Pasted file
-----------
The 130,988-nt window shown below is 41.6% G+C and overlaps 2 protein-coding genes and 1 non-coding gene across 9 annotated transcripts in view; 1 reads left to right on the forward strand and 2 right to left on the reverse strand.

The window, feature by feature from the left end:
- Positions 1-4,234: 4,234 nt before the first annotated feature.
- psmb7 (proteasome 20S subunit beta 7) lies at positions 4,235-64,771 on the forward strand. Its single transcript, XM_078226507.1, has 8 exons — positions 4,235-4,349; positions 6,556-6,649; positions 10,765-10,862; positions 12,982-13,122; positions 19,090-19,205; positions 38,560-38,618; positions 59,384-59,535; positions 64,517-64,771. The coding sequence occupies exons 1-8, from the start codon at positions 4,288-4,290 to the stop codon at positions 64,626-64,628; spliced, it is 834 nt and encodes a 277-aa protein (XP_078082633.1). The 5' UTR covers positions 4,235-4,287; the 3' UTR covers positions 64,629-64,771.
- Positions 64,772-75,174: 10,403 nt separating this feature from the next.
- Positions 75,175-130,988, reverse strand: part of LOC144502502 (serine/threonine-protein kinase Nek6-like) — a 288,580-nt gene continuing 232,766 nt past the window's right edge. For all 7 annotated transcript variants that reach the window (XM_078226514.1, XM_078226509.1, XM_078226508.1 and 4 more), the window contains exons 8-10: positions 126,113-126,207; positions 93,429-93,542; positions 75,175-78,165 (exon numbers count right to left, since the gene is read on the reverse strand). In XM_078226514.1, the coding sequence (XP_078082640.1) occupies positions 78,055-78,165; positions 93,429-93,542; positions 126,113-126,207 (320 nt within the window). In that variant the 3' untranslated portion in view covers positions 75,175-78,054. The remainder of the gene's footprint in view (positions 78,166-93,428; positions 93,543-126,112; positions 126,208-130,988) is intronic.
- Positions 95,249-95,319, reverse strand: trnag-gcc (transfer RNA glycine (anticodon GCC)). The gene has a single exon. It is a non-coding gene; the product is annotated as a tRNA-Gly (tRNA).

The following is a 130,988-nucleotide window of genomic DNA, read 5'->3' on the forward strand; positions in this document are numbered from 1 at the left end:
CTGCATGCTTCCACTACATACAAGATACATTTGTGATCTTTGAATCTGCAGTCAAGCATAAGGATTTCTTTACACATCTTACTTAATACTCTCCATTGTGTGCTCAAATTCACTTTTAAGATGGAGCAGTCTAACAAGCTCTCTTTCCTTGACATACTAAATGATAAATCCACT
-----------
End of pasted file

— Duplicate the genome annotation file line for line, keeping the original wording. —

The 130,988-nt window shown below is 41.6% G+C and overlaps 2 protein-coding genes and 1 non-coding gene across 9 annotated transcripts in view; 1 reads left to right on the forward strand and 2 right to left on the reverse strand.

The window, feature by feature from the left end:
- Positions 1-4,234: 4,234 nt before the first annotated feature.
- psmb7 (proteasome 20S subunit beta 7) lies at positions 4,235-64,771 on the forward strand. Its single transcript, XM_078226507.1, has 8 exons — positions 4,235-4,349; positions 6,556-6,649; positions 10,765-10,862; positions 12,982-13,122; positions 19,090-19,205; positions 38,560-38,618; positions 59,384-59,535; positions 64,517-64,771. The coding sequence occupies exons 1-8, from the start codon at positions 4,288-4,290 to the stop codon at positions 64,626-64,628; spliced, it is 834 nt and encodes a 277-aa protein (XP_078082633.1). The 5' UTR covers positions 4,235-4,287; the 3' UTR covers positions 64,629-64,771.
- Positions 64,772-75,174: 10,403 nt separating this feature from the next.
- Positions 75,175-130,988, reverse strand: part of LOC144502502 (serine/threonine-protein kinase Nek6-like) — a 288,580-nt gene continuing 232,766 nt past the window's right edge. For all 7 annotated transcript variants that reach the window (XM_078226514.1, XM_078226509.1, XM_078226508.1 and 4 more), the window contains exons 8-10: positions 126,113-126,207; positions 93,429-93,542; positions 75,175-78,165 (exon numbers count right to left, since the gene is read on the reverse strand). In XM_078226514.1, the coding sequence (XP_078082640.1) occupies positions 78,055-78,165; positions 93,429-93,542; positions 126,113-126,207 (320 nt within the window). In that variant the 3' untranslated portion in view covers positions 75,175-78,054. The remainder of the gene's footprint in view (positions 78,166-93,428; positions 93,543-126,112; positions 126,208-130,988) is intronic.
- Positions 95,249-95,319, reverse strand: trnag-gcc (transfer RNA glycine (anticodon GCC)). The gene has a single exon. It is a non-coding gene; the product is annotated as a tRNA-Gly (tRNA).

The following is a 130,988-nucleotide window of genomic DNA, read 5'->3' on the forward strand; positions in this document are numbered from 1 at the left end:
CTGCATGCTTCCACTACATACAAGATACATTTGTGATCTTTGAATCTGCAGTCAAGCATAAGGATTTCTTTACACATCTTACTTAATACTCTCCATTGTGTGCTCAAATTCACTTTTAAGATGGAGCAGTCTAACAAGCTCTCTTTCCTTGACATACTAAATGATAAATCCACT